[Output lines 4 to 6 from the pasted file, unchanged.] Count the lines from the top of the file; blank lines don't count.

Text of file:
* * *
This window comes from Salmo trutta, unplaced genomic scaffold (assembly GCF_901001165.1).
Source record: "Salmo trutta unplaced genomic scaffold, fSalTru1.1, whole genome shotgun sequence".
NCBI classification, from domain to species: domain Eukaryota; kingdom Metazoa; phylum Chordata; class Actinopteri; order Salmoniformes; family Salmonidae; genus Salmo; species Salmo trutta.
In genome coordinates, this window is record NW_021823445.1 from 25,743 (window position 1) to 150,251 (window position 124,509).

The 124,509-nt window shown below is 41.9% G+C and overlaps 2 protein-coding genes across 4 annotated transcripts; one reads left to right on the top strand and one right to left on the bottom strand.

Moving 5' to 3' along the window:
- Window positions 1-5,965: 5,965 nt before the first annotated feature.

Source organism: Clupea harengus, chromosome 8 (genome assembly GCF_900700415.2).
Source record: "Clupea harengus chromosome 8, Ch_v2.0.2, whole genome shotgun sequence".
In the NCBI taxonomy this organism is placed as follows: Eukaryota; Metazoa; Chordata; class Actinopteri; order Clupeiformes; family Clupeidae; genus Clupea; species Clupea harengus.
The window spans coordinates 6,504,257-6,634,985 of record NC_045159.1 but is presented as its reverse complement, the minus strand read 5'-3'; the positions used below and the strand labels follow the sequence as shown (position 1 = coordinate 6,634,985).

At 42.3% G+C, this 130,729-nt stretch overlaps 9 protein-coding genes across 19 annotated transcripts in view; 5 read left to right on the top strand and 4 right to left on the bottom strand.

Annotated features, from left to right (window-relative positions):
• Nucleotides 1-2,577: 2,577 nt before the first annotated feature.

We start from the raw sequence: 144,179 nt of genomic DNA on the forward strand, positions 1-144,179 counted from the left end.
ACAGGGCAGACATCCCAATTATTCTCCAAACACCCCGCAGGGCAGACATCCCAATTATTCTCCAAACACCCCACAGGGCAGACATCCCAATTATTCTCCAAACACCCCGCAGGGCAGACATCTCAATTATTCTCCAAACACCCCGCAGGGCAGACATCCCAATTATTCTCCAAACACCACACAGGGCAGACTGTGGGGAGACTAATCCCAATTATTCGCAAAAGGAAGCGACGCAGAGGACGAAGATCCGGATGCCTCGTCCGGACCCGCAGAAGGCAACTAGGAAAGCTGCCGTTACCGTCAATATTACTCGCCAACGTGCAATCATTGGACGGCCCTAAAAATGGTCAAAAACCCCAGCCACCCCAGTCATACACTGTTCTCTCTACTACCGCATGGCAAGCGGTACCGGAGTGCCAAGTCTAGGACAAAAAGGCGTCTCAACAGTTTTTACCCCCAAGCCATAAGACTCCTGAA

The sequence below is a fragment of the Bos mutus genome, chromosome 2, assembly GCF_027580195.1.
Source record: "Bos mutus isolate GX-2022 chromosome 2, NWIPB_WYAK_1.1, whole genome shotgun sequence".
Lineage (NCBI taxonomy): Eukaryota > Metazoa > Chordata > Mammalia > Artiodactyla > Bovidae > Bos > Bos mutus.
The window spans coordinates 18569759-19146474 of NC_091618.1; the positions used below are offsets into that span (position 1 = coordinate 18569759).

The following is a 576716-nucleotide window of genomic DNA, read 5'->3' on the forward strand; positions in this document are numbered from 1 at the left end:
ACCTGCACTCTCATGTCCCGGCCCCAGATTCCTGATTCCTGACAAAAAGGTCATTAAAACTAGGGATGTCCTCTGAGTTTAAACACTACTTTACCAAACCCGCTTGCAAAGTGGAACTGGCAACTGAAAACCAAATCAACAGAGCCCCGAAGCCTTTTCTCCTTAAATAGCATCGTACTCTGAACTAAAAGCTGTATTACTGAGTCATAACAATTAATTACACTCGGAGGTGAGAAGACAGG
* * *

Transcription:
In genome coordinates, this window is record NW_021823445.1 from 25,743 (window position 1) to 150,251 (window position 124,509).

The 124,509-nt window shown below is 41.9% G+C and overlaps 2 protein-coding genes across 4 annotated transcripts; one reads left to right on the top strand and one right to left on the bottom strand.

Moving 5' to 3' along the window: